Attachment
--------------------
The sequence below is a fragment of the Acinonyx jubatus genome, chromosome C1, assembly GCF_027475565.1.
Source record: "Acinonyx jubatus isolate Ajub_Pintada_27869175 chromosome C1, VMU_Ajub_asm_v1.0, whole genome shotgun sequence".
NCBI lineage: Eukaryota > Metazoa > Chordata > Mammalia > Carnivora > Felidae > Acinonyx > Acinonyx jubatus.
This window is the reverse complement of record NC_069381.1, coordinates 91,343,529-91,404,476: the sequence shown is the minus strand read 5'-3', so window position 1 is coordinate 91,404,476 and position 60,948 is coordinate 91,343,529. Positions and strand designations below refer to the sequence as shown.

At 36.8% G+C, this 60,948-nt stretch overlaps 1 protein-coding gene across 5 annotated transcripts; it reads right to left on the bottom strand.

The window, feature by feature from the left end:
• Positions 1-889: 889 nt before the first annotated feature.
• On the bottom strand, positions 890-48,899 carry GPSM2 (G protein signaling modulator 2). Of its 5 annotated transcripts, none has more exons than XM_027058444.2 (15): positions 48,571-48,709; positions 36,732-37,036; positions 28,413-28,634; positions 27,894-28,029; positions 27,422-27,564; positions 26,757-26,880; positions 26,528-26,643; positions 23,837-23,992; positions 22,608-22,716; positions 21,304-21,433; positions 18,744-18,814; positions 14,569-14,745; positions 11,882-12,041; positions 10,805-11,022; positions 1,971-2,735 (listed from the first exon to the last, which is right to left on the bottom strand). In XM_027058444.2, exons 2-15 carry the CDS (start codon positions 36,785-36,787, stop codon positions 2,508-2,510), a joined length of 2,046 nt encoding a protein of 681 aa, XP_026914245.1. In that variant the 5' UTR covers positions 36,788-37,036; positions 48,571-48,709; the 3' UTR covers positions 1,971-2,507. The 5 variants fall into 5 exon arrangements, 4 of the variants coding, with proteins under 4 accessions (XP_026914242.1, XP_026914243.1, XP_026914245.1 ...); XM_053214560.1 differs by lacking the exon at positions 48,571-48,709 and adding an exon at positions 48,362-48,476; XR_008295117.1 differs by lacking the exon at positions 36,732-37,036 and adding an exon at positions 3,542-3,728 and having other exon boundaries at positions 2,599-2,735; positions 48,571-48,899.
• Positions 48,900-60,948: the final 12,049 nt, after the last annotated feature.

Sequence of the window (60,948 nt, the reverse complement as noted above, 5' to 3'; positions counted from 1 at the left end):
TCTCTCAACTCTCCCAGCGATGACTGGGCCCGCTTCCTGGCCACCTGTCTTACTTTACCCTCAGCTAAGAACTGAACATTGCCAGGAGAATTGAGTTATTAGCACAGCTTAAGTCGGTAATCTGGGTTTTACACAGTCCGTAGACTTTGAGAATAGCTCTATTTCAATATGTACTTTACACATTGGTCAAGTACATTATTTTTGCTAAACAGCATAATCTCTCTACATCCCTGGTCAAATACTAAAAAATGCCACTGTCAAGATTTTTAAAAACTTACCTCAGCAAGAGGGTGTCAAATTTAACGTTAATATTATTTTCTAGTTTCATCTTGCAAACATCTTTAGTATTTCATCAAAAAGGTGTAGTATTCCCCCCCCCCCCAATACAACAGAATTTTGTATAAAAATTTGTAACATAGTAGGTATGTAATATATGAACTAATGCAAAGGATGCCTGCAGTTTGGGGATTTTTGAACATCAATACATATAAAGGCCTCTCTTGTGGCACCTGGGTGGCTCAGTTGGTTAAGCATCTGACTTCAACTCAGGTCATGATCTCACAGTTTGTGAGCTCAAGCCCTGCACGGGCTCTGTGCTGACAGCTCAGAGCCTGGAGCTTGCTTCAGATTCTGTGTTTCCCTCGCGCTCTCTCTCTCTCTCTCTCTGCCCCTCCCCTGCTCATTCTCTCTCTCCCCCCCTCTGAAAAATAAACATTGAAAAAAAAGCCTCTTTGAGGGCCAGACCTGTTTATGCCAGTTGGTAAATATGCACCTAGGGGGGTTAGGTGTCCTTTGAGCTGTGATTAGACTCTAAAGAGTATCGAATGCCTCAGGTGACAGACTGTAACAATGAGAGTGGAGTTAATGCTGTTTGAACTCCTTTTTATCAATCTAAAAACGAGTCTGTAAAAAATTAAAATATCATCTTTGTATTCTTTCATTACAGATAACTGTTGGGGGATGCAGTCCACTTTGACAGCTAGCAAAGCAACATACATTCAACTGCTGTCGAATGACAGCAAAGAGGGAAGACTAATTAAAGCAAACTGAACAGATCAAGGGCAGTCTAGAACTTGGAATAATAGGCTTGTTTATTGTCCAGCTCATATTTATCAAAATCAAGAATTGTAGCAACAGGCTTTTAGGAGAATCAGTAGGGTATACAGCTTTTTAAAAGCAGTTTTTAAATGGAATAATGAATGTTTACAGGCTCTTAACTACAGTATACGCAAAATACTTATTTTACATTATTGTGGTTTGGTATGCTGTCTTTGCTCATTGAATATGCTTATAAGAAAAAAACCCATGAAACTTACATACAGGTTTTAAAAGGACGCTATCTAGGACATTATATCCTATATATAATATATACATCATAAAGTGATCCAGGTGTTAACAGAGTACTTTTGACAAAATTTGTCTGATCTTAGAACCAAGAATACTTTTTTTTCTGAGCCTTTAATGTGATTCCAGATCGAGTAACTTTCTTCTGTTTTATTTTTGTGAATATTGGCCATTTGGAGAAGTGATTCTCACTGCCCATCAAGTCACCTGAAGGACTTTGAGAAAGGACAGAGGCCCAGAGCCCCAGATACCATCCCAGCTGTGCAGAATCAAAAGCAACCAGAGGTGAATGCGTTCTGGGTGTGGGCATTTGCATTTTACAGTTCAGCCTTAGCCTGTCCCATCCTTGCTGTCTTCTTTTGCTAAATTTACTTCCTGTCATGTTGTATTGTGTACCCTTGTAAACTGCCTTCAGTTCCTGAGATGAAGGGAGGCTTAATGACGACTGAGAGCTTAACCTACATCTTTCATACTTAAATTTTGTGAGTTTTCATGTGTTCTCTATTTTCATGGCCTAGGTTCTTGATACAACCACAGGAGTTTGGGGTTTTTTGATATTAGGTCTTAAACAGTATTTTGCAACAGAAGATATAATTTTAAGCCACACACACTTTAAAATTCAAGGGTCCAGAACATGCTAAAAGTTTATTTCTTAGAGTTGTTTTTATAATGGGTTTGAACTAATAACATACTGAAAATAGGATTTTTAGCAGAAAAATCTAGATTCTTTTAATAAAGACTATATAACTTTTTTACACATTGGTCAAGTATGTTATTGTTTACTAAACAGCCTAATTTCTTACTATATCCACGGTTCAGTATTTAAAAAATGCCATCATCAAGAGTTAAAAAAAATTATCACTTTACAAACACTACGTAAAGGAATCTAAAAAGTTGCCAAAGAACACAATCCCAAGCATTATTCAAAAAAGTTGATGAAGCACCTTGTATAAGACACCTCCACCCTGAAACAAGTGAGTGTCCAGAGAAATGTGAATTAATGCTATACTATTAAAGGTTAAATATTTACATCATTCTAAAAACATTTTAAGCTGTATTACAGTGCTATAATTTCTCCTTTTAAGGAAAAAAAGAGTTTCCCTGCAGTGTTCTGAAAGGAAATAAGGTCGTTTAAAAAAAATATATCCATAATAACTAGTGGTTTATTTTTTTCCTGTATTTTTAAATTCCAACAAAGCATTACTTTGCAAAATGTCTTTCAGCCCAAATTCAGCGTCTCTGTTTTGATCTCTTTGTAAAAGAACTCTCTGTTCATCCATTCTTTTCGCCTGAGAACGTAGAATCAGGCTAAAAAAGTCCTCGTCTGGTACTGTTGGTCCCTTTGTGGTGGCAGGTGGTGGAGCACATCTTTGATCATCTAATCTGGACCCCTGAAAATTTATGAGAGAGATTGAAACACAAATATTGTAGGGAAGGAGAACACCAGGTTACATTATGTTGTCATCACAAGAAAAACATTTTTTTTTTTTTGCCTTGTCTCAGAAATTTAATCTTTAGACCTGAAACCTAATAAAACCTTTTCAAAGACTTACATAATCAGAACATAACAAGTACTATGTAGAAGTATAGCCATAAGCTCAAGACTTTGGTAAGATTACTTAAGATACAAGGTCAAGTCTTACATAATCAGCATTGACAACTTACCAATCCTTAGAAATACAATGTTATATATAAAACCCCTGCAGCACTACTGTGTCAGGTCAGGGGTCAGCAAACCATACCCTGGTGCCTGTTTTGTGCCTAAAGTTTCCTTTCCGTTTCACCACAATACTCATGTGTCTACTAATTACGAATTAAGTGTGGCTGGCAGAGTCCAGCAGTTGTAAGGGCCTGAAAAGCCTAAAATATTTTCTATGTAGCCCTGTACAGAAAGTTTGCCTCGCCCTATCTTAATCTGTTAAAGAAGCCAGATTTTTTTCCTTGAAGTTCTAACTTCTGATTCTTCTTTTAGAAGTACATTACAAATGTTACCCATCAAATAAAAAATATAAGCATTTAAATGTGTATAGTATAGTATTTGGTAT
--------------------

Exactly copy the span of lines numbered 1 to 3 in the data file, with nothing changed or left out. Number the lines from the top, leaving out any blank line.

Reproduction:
The sequence below is a fragment of the Acinonyx jubatus genome, chromosome C1, assembly GCF_027475565.1.
Source record: "Acinonyx jubatus isolate Ajub_Pintada_27869175 chromosome C1, VMU_Ajub_asm_v1.0, whole genome shotgun sequence".
NCBI lineage: Eukaryota > Metazoa > Chordata > Mammalia > Carnivora > Felidae > Acinonyx > Acinonyx jubatus.